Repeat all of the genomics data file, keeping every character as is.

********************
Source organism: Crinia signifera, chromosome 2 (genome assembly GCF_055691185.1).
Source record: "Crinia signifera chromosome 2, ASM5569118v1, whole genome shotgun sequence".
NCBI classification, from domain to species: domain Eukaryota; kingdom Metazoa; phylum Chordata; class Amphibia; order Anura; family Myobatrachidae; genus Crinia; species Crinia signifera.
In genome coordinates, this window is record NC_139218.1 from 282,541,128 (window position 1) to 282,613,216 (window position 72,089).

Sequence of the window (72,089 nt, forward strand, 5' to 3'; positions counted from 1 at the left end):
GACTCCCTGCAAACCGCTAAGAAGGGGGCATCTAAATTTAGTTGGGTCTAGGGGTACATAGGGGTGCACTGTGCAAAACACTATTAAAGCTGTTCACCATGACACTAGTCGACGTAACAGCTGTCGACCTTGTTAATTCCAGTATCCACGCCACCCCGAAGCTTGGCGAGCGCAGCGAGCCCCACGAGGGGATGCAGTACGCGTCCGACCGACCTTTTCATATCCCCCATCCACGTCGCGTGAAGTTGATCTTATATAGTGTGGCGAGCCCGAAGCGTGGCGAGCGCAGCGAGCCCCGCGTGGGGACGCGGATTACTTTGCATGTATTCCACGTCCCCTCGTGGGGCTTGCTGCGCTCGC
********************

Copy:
Source organism: Crinia signifera, chromosome 2 (genome assembly GCF_055691185.1).
Source record: "Crinia signifera chromosome 2, ASM5569118v1, whole genome shotgun sequence".
NCBI classification, from domain to species: domain Eukaryota; kingdom Metazoa; phylum Chordata; class Amphibia; order Anura; family Myobatrachidae; genus Crinia; species Crinia signifera.
In genome coordinates, this window is record NC_139218.1 from 282,541,128 (window position 1) to 282,613,216 (window position 72,089).

Sequence of the window (72,089 nt, forward strand, 5' to 3'; positions counted from 1 at the left end):
GACTCCCTGCAAACCGCTAAGAAGGGGGCATCTAAATTTAGTTGGGTCTAGGGGTACATAGGGGTGCACTGTGCAAAACACTATTAAAGCTGTTCACCATGACACTAGTCGACGTAACAGCTGTCGACCTTGTTAATTCCAGTATCCACGCCACCCCGAAGCTTGGCGAGCGCAGCGAGCCCCACGAGGGGATGCAGTACGCGTCCGACCGACCTTTTCATATCCCCCATCCACGTCGCGTGAAGTTGATCTTATATAGTGTGGCGAGCCCGAAGCGTGGCGAGCGCAGCGAGCCCCGCGTGGGGACGCGGATTACTTTGCATGTATTCCACGTCCCCTCGTGGGGCTTGCTGCGCTCGC